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French prime minister supports burkini beach bans, urges calm – Hollande: Swimwear based on ‘enslavement of women’

MARSEILLE: In this Aug. 4 2016 file photo made from video, Nissrine Samali, 20, gets into the sea wearing a burkini, a wetsuit-like garment that also covers the head. —AP
MARSEILLE: In this Aug. 4 2016 file photo made from video, Nissrine Samali, 20, gets into the sea wearing a burkini, a wetsuit-like garment that also covers the head. —AP

PARIS: France’s Socialist prime minister is expressing support for local bans of burkinis, saying the swimwear is based on the “enslavement of women” and therefore incompatible with French values. The burkini, a wetsuit-like garment that covers the torso, limbs and head, has prompted a growing national discussion about Islam and women’s bodies, even though it’s only worn by a handful of Muslims. Three French Mediterranean towns have banned the garment on beaches this summer, citing security concerns after a season marred by deadly extremist attacks. Critics say the bans are discriminatory and could inflame religious and social tensions.

Many also see the bans themselves as sexist, decrees from male mayors telling women what they can and can’t wear. But much of the French political class, from the left to the far right, is opining the opposite – that burkinis oppress women, and therefore have no place in a country whose motto celebrates equality and freedom. Prime Minister Manuel Valls said in an interview published Wednesday in the La Provence newspaper that the swimwear represents a “provocation” and an “archaic vision” that women are “immodest, impure and that they should therefore be totally covered. That is not compatible with the values of France.” “In the face of provocation, the nation must defend itself,” Valls said.

Fashion or individual liberty
The government’s women’s affairs minister, Laurence Rossignol, took a similar stance. “The burkini is … a particular vision particular of the place of the woman. It cannot be considered only as a question of fashion or individual liberty,” Rossignol said on Europe-1 radio. However, Valls said he’s not in favor of a national law against burkinis. “I support those who have taken measures. They are motivated by the will to encourage social unity,” he told La Provence, adding, “I don’t think we should legislate the issue. General rules on clothing restrictions cannot be a solution.”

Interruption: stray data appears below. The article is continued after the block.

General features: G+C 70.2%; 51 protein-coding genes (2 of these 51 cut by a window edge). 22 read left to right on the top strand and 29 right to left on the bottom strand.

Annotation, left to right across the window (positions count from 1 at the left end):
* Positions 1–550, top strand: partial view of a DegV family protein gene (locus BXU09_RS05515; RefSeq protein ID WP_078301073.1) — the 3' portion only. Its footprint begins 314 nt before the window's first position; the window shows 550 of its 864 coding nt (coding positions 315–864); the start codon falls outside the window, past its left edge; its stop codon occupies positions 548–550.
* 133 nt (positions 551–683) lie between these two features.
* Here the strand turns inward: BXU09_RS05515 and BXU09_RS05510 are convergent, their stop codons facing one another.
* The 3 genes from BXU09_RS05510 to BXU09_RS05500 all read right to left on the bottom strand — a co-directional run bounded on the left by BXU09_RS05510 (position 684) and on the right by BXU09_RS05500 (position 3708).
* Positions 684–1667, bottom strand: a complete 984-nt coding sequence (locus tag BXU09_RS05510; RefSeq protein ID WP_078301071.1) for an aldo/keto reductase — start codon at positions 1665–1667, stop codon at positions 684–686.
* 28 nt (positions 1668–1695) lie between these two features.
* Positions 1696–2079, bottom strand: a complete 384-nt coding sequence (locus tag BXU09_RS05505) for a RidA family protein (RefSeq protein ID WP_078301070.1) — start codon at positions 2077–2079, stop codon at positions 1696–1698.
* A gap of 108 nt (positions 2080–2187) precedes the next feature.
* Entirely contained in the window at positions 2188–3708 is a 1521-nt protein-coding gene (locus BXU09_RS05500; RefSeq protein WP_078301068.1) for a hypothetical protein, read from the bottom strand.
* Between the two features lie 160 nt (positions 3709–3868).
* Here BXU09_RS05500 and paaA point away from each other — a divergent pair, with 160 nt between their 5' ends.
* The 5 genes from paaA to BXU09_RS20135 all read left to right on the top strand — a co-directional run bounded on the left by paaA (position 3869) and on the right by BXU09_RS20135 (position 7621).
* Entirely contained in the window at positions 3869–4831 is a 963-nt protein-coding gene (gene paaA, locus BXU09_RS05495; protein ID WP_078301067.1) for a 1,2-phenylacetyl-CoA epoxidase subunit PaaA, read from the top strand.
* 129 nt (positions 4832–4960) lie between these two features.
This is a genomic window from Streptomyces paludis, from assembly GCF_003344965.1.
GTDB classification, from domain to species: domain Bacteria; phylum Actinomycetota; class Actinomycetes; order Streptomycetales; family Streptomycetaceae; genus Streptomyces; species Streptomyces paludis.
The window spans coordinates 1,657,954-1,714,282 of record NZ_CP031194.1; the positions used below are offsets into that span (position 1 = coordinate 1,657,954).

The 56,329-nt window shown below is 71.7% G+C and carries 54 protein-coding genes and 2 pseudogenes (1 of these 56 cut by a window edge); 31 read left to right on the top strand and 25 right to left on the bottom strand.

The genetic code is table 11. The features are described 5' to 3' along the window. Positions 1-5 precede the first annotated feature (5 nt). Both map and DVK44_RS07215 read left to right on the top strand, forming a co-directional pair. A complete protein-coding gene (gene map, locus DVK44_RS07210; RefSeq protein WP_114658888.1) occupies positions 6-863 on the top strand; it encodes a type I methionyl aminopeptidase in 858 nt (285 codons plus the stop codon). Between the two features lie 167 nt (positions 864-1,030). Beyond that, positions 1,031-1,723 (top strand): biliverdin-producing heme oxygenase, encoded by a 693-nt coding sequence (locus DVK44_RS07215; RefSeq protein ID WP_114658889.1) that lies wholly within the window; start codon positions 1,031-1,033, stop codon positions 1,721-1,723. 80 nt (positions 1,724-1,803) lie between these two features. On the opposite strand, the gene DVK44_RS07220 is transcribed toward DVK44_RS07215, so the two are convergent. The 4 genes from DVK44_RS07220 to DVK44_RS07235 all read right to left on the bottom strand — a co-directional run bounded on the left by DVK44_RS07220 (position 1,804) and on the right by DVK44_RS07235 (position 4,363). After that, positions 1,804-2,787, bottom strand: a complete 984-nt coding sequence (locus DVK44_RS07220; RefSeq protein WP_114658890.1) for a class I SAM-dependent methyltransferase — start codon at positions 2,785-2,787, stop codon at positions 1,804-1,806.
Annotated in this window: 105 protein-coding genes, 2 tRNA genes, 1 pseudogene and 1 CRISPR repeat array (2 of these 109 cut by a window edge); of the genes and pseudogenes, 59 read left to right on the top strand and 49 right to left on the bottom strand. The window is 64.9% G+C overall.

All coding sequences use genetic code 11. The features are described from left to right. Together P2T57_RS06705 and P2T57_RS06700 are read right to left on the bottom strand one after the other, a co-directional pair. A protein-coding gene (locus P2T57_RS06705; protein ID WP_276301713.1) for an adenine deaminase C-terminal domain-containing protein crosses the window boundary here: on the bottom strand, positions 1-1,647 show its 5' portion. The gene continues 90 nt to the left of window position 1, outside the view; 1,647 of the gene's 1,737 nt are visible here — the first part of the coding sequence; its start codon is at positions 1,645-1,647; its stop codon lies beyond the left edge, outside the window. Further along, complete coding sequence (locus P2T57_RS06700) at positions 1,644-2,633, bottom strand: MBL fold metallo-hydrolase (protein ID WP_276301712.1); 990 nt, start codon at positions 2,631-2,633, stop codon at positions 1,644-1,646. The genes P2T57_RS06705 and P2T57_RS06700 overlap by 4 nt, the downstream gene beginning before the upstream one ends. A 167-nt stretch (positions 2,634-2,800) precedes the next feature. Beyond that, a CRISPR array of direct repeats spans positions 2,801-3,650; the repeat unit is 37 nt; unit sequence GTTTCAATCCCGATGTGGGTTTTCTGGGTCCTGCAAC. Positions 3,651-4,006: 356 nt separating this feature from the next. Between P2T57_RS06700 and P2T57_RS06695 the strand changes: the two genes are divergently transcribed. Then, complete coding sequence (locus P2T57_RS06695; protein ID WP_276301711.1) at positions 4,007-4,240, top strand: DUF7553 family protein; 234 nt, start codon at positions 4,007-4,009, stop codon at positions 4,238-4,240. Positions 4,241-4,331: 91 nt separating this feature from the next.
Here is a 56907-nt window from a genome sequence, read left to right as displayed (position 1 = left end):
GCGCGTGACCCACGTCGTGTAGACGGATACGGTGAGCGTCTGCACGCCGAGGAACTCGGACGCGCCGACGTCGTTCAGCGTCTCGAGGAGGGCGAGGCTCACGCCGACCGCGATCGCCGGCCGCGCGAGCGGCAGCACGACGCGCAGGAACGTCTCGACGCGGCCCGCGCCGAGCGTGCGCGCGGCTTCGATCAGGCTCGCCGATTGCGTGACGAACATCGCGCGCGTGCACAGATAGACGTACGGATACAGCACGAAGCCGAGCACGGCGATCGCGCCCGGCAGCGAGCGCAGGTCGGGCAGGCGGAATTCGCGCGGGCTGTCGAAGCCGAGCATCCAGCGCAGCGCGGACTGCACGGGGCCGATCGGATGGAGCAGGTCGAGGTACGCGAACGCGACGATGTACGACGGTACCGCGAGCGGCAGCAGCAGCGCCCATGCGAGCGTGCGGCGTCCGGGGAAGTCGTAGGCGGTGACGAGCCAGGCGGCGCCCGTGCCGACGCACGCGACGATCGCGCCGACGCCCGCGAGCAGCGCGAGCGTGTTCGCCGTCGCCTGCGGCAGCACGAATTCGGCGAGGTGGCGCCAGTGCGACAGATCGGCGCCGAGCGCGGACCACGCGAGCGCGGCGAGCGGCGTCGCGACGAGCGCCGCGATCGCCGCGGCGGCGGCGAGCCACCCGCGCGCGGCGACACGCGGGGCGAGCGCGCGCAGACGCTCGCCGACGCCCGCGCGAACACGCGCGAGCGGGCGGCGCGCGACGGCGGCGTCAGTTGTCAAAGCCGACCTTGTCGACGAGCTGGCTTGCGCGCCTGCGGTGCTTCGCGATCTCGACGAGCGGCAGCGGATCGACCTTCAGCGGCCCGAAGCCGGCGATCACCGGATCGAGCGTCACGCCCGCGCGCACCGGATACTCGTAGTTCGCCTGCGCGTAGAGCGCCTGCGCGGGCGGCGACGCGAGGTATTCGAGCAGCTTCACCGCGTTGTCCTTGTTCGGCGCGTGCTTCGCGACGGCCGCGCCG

French laws banning face-covering veils in public and headscarves in schools – based on the widely held view that they violate French secularism and oppress women – have alienated many among France’s 5 million Muslims. Violent extremists have also cited the bans as one of their justifications for targeting France. Valls called for calm in Corsica, where a clash broke out over the weekend between local residents and bathers of North African origin. Some reports said it started because a young man took a photo of a woman in a burkini, though the exact circumstances of the incident remain unclear.

Rim-Sarah Alouane, a researcher at the University of Toulouse who has written on Muslim and women’s issues, vigorously disagrees. “Women’s rights imply the right for a woman to cover up,” Alouane, a Muslim born and raised in France, said. The burkini “was created by Western Muslim women who wanted to conciliate their faith and desire to dress modestly with recreational activities. What is more French than sitting on a beach in the sand?” she asked. “Here we are telling Muslims that no matter what you do even we don’t want you here.” – AP

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